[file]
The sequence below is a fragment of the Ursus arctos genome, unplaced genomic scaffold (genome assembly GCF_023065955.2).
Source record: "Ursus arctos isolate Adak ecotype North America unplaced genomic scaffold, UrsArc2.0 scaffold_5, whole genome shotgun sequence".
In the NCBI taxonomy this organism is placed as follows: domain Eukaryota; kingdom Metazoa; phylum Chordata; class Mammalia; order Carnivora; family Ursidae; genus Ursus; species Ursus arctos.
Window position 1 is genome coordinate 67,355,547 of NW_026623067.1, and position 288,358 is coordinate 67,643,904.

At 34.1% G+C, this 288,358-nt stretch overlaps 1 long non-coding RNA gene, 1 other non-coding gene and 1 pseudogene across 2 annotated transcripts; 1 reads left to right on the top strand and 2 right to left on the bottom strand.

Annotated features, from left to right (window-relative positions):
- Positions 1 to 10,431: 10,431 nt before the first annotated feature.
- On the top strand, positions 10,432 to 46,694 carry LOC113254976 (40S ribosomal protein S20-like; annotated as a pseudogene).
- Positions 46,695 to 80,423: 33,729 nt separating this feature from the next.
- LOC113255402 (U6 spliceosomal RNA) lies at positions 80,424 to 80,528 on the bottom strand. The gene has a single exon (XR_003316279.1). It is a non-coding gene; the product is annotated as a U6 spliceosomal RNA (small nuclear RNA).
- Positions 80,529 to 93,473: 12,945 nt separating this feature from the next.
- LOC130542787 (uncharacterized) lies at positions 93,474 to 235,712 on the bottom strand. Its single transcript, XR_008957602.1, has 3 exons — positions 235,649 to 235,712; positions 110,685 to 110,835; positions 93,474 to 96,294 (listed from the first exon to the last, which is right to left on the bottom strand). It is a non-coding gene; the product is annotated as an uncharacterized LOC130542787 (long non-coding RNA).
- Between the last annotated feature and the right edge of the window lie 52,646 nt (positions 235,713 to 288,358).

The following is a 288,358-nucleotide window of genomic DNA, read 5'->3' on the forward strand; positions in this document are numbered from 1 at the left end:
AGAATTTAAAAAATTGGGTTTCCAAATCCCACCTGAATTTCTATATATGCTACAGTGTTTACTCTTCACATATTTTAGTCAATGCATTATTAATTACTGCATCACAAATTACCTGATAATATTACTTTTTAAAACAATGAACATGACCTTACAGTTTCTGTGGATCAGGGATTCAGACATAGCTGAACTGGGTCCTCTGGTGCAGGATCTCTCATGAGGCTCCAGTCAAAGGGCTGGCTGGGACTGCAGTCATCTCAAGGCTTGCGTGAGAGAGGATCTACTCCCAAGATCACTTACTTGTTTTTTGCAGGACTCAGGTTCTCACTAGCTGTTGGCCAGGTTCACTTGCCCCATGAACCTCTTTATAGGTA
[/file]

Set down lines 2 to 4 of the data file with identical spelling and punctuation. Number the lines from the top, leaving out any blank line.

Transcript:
Source record: "Ursus arctos isolate Adak ecotype North America unplaced genomic scaffold, UrsArc2.0 scaffold_5, whole genome shotgun sequence".
In the NCBI taxonomy this organism is placed as follows: domain Eukaryota; kingdom Metazoa; phylum Chordata; class Mammalia; order Carnivora; family Ursidae; genus Ursus; species Ursus arctos.
Window position 1 is genome coordinate 67,355,547 of NW_026623067.1, and position 288,358 is coordinate 67,643,904.